Royal Caribbean’s Freedom of the Seas: Passenger Tips – Part One

In late May/early June, our family went on a one-week cruise on Royal Caribbean’s Freedom of the Seas.  The cruise left Port Canaveral in Florida and went to RC’s private beach in Labadee, Haiti, to Jamaica, to Grand Cayman, and to Cozumel.  There were also two days at sea.  We thoroughly enjoyed ourselves and recommended the cruise to families and couples.

Spidey on Labadee, Royal Caribbean's Private Beach on Haiti

The Freedom of the Seas is one of the Freedom Class of ships from Royal Caribbean and was the largest cruise ship in operations from its launch in 2006 until the Oasis of the Seas was launched in 2009.  The Freedom of the Seas has a capacity of 3,634 passengers and 1,300 crew.  It cost $800 million to build.

Rather that do a straight review (there are 412 such reviews at Cruise Critic), I thought I would share with you, over two posts, some tips for after you decide to take a cruise on this ship.  Let’s start with food, since that is often (always?) the central point of cruises:

1. Buy Bottles of Wine Not Individual Glasses

My colleague Mike told me about this before we left, and he was right.  Glasses of wine in the dining room can be expensive – in the $15 range.  However, if you know that you want wine every night and don’t mind the same wine for two nights or more in a row, buy a bottle.  At the end of the meal, your waiter marks the cork with your table number, takes it away, and then brings it back the next night for you to finish.  Since we had only two drinkers (my wife and I), this worked better than the RC Wine Plan, where the fewest number of bottles you can buy is five.  The per bottle cost of the Wine Plan is less than we paid, but we couldn’t have possibly drunk five bottles in a week.

2. Try the Buffet for Dinner

The food in the dining room is generally very good, and the service has a nice pace to it.  However, I urge you to try the buffet for dinner at least once.  After a long day in Cozumel, we decided to hit the buffet for dinner and were pleasantly surprised.  Before even considering the food, there are four clear pluses of the buffet:  1) you can wear whatever you want (no need for long pants), 2) you can eat as fast or as slow as you want, 3) you can try a lot more things, and 4) you get a great view up on the 11th floor, compared to the 3rd, 4th, or 5th floor views from the dining rooms.  We found the food to be of great variety and very tasty.  They had everything from sushi to Indian to pasta to burgers and pizza.  I had an ice cream sundae for desert.  It was a great way to start a relaxing evening.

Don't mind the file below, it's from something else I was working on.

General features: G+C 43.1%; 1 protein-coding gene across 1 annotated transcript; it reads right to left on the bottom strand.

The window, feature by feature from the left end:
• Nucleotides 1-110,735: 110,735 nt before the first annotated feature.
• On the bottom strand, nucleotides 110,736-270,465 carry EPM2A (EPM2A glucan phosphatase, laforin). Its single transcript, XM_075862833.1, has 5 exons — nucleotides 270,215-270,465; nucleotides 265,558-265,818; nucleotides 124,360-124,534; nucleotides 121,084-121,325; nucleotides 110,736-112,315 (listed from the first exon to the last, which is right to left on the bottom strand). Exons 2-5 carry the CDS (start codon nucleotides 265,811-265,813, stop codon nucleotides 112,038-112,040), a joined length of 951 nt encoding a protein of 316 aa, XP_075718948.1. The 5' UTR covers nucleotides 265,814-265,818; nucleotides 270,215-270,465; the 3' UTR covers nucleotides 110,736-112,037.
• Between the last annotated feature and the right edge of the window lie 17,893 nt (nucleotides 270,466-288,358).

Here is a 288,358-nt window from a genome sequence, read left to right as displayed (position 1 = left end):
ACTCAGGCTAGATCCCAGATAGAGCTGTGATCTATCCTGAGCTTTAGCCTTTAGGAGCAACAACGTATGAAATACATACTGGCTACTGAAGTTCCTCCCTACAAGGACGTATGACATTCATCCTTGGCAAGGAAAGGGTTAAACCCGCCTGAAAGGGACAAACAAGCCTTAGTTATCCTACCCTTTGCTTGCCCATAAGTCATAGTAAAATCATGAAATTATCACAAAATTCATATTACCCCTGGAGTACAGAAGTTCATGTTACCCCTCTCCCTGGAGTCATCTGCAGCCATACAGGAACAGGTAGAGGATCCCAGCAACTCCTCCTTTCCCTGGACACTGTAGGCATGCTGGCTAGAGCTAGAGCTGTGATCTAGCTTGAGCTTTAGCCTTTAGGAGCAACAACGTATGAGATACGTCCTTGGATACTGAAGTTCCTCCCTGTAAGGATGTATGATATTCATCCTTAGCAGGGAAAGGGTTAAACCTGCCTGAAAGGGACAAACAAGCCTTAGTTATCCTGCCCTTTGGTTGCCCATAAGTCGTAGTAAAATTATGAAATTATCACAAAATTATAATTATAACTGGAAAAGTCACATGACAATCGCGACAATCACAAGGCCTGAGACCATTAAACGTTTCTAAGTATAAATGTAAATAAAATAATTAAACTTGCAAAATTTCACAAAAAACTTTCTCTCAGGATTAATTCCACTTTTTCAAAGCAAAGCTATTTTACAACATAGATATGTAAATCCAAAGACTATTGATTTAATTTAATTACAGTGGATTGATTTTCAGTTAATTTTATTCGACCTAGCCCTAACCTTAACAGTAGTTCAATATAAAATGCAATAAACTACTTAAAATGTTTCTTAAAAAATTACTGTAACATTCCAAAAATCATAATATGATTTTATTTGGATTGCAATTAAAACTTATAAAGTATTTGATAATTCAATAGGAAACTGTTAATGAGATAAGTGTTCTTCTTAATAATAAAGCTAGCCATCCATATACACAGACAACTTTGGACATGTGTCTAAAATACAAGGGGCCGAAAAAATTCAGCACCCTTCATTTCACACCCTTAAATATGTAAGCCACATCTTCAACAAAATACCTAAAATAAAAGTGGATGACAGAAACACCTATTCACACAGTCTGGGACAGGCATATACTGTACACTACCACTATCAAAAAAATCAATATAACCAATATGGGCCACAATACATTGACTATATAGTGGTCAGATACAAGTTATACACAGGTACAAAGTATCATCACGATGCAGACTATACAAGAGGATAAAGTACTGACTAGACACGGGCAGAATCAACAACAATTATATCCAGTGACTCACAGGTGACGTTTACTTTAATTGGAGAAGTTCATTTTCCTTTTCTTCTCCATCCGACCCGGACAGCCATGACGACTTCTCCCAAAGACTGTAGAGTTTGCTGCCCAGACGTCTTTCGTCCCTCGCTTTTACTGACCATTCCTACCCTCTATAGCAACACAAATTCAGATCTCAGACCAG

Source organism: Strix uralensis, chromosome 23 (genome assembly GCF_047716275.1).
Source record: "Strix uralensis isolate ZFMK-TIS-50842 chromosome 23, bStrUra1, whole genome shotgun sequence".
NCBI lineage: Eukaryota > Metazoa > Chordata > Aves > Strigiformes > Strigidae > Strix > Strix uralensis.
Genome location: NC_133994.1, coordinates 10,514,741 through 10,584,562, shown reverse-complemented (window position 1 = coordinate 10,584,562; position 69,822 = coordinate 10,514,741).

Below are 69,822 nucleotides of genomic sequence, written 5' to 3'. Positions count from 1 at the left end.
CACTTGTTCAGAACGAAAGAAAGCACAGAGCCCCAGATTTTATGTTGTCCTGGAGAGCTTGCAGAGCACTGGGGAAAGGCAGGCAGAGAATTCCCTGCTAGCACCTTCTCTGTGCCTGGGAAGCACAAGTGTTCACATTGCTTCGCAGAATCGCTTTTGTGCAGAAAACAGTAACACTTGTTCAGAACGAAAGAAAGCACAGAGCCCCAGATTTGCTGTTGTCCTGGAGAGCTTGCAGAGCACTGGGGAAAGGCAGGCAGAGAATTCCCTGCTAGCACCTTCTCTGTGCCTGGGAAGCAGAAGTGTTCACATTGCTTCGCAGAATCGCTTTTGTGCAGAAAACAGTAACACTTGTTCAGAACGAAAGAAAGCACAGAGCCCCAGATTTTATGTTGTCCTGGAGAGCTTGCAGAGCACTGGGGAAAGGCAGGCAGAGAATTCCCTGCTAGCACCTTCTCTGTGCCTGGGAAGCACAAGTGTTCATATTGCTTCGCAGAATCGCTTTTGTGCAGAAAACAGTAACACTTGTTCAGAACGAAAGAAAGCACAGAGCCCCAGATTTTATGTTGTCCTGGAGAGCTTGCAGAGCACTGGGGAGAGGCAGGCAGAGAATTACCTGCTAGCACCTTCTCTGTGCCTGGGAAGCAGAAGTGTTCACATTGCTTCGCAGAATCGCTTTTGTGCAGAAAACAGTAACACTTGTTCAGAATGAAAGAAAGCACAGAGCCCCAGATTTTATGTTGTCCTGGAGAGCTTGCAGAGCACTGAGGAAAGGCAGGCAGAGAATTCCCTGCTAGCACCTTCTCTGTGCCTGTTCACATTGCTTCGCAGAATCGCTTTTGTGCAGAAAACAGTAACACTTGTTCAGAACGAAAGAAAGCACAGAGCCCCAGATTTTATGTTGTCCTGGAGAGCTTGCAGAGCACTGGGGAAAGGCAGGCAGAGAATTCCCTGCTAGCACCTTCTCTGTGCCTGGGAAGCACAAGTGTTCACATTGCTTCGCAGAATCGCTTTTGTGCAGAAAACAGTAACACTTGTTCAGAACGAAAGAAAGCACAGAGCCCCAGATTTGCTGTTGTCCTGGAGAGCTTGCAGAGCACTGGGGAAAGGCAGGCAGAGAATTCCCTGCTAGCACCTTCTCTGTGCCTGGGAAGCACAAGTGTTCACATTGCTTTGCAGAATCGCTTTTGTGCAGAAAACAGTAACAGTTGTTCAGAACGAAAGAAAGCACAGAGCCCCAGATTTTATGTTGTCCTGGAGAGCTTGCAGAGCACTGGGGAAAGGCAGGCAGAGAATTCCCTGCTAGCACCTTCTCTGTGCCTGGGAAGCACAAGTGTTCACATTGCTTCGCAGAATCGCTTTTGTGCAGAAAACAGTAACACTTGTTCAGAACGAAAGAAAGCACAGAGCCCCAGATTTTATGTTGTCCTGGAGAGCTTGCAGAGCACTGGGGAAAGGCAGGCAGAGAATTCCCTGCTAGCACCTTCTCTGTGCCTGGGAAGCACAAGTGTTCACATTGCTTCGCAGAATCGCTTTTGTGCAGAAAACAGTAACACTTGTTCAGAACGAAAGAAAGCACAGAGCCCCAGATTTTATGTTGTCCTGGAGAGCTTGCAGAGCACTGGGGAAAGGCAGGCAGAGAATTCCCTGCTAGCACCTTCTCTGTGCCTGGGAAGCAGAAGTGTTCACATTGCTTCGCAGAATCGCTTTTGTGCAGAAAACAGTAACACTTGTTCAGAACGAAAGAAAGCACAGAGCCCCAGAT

3. Get the Early Dining Seating for Dinner

Yes, this tip may just reflect our preference, but 8:30pm is just too late for dinner for us.  If you get the 6:00pm seating, you can go as late as 6:30 and have no problems.  Since it takes at least 15 minutes to get your food, you are really eating at 6:45.  As far as the “My Time Dining,” which gives you flexibility:  we found that there was a lot of scrambling by those families to pick a time every day.  6:00pm dining also means you see the shows after dinner, which fit our schedule.

4. Get the Fountain Soda Package

This worked for us, but we are pretty big Diet Coke/Diet Pepsi drinkers.  The cost is $6 per day for adults and $4 per day for kids.  If you don’t buy the package, each soda is $1.50 plus 15% gratuity.  On the first day of the cruise, they offered the soda package at a discount, so I would wait to buy on board.  Unfortunately, there’s no self-serve soda, although I hear that’s coming.  Instead, you have to go to one of the bars and show your room key with a sticker that identifies you as having purchased the soda package.  We bought two – one for my wife and me and one for our two kids.  You could always flash someone else’s card with the sticker to get a soda, so sharing is definitely possible.  $6 per day = 4 sodas per day or 2 sodas per person, which is well below our normal drinking rate.  We certainly exceeded that and got our money’s worth.

That’s it for food tips.

Let me add one other tip and then save the rest for next Wednesday:

5. Prepare to be Disconnected

Royal Caribbean claims to have mobile phone service for those whose phones support GPRS.  However, I found the data service on my iPhone to be very spotty and completely unavailable for the last day or so.  I could make calls, in theory, but any data service from email to  texting to Twitter just didn’t work most of the time.  In my case, work paid for the international service, but I would check your rates to see if it is even worth it.  As far as Internet, you can get access, but it is very expensive – $0.65 per minute or packages such as $150 for 500 minutes.  Those minutes go fast if you have two kids like mine that live on Facebook.  There are no newspapers on board, so the best you can do is CNN Headline News, which gets boring after a while.

Next week – tips on activities and excursions.

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One Response to Royal Caribbean’s Freedom of the Seas: Passenger Tips – Part One

  1. Pingback: Royal Caribbean’s Freedom of the Seas: Passenger Tips – Part Two « Life With Spidey

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